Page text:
Craft in the Light With These Faith Scrapbook Borders

A DIY decorative border can often be the perfect finishing touch for a scrapbook page as it elevates the theme of the layout and adds dimension and visual interest. No matter if the layout focuses on a birthday or celebration, school, the seasons, travel or one’s beliefs, like these faith scrapbook borders, the layered appeal of a border ties the page together as a whole (and they’re a whole lot of fun to make)! See for yourself with these uplifting examples below!

To create these borders you’ll need:

Faith Border

Step 1: Using the Clouds Border Maker Cartridge, punch a border with sky designer paper. Trim to 12″ x 2-3/4″ to create the base. Punch another border with sky blue crosshatch tonal paper, except flip it to the back side to punch. Trim to 12″ x 2-1/2″ and mount on top of the base.

Step 2: Using the Bridge Border Maker Cartridge, punch a border with navy decorative church window outlines designer paper. Trim to 12″ x 1-1/4″ and mount in across the middle of the border.

Step 3: Using the swell edge of the Decorative Trimmer, cut a 12″ x 1″ strip of curved lines tonal paper, following the lines on the paper. Adhere to the border, about 1/4″ from the bottom edge. Adhere a border sticker on top.

Step 4: Using the Cross Punch, punch from three pieces of various terra cotta papers or mats. Add to the border, mounting two up with Foam Squares for added dimension. Add the “Faith” sticker.

Be the Light Border

Step 1: Punch a border with the Mandala Burst Border Punch with navy decorative church window outlines designer paper. Trim to 12″ x 3-1/8″ to create the base.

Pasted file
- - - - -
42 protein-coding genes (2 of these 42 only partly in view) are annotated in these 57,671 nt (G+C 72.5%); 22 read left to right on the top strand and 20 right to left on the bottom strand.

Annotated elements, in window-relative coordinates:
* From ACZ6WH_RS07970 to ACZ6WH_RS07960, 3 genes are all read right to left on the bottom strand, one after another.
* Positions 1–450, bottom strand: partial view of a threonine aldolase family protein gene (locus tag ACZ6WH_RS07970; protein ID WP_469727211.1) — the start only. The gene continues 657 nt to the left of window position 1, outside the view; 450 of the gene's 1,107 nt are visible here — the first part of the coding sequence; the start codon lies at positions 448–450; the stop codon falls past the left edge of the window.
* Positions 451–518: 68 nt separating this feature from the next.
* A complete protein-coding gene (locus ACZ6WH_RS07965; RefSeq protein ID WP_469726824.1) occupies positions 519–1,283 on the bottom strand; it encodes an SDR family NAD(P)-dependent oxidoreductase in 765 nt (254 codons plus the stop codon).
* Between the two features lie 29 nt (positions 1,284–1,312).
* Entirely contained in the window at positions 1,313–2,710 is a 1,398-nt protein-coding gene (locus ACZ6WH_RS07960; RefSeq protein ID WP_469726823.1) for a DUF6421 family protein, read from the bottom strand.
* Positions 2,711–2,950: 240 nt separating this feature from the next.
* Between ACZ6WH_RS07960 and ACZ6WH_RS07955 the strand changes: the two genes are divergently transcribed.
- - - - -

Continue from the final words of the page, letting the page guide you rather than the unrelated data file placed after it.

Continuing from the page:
Step 2: Using the inside of the smallest Custom Cutting System Circle Pattern and the Green Blade, cut five half-circles with sky blue and terra cotta papers. Using the inside of the medium Custom Cutting System Circle Pattern and the Blue Blade, cut five half-circles with sky blue and terra cotta papers. Adhere, varying the hues, to the back sides of the mandala bursts so that the hues show through.

Step 3: Cut a 12″ x 1/4″ strip of terra cotta crosshatch tonal paper and adhere to the bottom edge of the border. Add a border sticker just above it.

Step 4: Using the Cross Punch, punch four crosses from a white crosshatch mat and one from a sky blue crosses mat. Mount on the border with Foam Squares, placing two half-circle stickers behind the middle sky blue cross. Add the “Be the light” sticker with Foam Squares.

Faith, Love, Hope, Family Border

Step 1: Cut a 2-1/2″ x 12″ strip of terra cotta crosses tonal paper for the base.

Step 2: Using the Mirrored Triangles Border Maker Cartridge, punch two borders with sky blue crosshatch tonal paper. Cut a 2-1/8″ x 12″ strip of navy diamonds designer paper. Cut a 2″ x 12″ strip of wall texture ombré designer paper and mount on the navy diamonds strip. Adhere the mirrored triangles borders behind so that just the angles show on either side. Mount on the base.

Step 3: Punch several crosses using the Cross Punch from a variety of mats and/or papers. Adhere as shown to the border. Top with a layered embellishment.

Which of these faith scrapbook borders do you like the most? Will you be adding one (or all!) to your next crafting day? Let us know!

6 thoughts on “Craft in the Light With These Faith Scrapbook Borders

  1. Beautiful layouts but it is frustrating to see nice borders like these when the Mandela punch is no longer available. Are there substitute punches that are available that can be used?

    1. Mary, I agree that’s frustrating! How about trying the Baroque Frame Punch instead? I think that would be beautiful.

    2. I think the Geometric Frame punch would be a perfect substitution for the Mandala border. It would look like stained glass windows!

  2. Absolutely outstanding, Krislyn. I will be making these. Thanks for sharing your talent with us.

  3. I actually really like it when you bring new ideas to punches may have previously purchased. These are investments and it’s great to get new ideas for those as well! So, keep ’em coming! Thanks!

Leave a Reply to Mary Berklund Cancel reply